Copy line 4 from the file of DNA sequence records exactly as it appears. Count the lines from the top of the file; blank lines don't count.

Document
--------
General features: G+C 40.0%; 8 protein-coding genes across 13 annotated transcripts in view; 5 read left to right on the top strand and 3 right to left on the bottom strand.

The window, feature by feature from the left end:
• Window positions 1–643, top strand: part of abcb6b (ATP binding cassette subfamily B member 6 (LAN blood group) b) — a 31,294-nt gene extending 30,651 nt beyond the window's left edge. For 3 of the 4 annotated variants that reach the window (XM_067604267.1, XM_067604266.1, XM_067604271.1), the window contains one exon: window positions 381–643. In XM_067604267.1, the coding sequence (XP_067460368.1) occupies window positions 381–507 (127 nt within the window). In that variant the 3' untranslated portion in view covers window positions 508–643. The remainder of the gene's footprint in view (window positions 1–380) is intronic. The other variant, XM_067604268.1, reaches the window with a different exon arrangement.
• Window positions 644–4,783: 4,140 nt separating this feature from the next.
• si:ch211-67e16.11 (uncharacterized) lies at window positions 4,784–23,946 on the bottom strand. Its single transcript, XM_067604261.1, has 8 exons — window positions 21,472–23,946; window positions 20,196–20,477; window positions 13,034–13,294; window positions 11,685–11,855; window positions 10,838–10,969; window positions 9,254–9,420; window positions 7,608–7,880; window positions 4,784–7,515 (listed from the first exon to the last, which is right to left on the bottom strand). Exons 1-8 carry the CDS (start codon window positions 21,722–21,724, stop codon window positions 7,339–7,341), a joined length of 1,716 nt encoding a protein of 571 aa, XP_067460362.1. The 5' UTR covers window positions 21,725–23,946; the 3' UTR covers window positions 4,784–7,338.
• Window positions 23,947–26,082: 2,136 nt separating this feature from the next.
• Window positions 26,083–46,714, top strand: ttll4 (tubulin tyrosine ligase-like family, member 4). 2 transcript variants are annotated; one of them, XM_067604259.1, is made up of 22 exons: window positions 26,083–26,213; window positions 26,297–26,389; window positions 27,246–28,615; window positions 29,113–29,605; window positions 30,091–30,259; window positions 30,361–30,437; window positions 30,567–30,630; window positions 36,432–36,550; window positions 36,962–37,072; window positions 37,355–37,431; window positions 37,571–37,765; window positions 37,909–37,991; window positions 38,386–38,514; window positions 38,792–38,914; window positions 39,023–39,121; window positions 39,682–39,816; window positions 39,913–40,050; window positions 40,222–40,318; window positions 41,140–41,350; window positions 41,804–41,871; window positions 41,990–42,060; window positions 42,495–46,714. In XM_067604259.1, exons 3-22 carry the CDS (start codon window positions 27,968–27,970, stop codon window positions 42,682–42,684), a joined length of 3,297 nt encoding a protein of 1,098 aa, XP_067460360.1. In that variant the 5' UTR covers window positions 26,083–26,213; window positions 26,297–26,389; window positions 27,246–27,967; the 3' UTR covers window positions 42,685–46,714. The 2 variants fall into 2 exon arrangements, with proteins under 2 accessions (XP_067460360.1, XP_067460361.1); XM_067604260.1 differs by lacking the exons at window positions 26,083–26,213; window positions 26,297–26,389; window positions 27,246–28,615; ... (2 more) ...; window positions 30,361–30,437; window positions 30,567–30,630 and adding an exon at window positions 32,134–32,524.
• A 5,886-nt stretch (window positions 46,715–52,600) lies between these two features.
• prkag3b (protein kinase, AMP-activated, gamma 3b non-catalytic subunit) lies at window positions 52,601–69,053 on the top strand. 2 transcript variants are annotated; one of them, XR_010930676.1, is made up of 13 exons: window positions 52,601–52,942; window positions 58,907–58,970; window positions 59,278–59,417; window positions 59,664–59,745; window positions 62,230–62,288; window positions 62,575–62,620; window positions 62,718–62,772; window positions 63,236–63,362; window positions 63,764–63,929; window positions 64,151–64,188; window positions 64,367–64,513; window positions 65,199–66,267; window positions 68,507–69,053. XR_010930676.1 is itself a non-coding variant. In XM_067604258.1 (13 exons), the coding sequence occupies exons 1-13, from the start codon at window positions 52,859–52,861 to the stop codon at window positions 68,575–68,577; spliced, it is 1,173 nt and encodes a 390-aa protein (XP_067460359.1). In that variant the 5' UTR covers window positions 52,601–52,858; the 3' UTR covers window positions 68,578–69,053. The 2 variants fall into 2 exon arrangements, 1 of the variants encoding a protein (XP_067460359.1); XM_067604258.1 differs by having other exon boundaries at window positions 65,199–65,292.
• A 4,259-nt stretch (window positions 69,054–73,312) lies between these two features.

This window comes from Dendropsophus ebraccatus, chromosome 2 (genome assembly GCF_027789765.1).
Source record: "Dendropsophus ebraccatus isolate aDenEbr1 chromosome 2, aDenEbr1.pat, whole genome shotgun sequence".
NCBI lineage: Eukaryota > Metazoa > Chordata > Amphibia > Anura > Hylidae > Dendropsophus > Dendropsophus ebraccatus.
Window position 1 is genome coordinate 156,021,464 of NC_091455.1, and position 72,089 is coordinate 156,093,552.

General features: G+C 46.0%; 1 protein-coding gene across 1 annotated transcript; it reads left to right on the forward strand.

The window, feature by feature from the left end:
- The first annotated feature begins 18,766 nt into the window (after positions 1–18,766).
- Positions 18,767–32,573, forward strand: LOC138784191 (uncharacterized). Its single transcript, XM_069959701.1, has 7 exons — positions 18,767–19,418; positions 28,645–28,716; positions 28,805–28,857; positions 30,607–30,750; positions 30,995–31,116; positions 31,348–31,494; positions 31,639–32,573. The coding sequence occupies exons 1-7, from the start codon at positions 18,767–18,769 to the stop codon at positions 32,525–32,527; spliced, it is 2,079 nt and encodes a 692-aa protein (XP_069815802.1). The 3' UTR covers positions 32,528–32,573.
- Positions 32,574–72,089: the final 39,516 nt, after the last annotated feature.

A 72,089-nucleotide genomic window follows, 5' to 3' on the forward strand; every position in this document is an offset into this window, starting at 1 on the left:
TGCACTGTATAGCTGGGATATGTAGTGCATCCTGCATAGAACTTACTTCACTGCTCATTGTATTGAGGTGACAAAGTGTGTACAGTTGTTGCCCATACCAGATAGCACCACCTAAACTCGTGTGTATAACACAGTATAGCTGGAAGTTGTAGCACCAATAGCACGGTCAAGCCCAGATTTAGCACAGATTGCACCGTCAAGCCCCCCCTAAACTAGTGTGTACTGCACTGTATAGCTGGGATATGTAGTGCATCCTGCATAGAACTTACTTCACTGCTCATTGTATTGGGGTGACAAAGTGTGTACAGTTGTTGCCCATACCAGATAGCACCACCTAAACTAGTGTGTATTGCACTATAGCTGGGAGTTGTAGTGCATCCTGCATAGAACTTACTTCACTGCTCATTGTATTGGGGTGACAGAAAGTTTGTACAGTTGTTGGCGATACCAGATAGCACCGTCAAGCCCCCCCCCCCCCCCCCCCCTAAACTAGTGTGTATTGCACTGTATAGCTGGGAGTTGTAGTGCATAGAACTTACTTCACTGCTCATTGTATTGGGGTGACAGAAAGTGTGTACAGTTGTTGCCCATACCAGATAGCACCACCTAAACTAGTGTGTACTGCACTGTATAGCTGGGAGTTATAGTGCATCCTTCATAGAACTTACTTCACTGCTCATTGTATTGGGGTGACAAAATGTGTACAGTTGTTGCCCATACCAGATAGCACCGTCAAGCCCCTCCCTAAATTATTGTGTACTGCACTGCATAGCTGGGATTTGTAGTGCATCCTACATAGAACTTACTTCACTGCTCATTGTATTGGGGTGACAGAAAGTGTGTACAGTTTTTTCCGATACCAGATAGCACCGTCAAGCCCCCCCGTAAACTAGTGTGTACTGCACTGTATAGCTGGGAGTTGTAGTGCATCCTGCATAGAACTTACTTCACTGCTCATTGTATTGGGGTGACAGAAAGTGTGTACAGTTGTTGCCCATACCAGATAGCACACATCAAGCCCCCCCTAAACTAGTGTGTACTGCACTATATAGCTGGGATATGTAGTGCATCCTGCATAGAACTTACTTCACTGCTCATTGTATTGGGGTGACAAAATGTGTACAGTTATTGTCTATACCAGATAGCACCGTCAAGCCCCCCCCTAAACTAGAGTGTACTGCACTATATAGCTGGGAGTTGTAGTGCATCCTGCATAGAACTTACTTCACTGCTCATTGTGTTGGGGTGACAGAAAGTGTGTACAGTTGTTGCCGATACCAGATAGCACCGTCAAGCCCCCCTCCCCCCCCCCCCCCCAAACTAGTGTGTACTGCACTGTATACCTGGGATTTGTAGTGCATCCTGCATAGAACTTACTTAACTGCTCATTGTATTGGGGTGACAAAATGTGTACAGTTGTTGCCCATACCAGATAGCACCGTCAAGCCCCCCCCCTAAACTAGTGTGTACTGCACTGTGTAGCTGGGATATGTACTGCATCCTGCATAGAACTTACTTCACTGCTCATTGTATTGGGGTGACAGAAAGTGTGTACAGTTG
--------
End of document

• Window positions 644–4,783: 4,140 nt separating this feature from the next.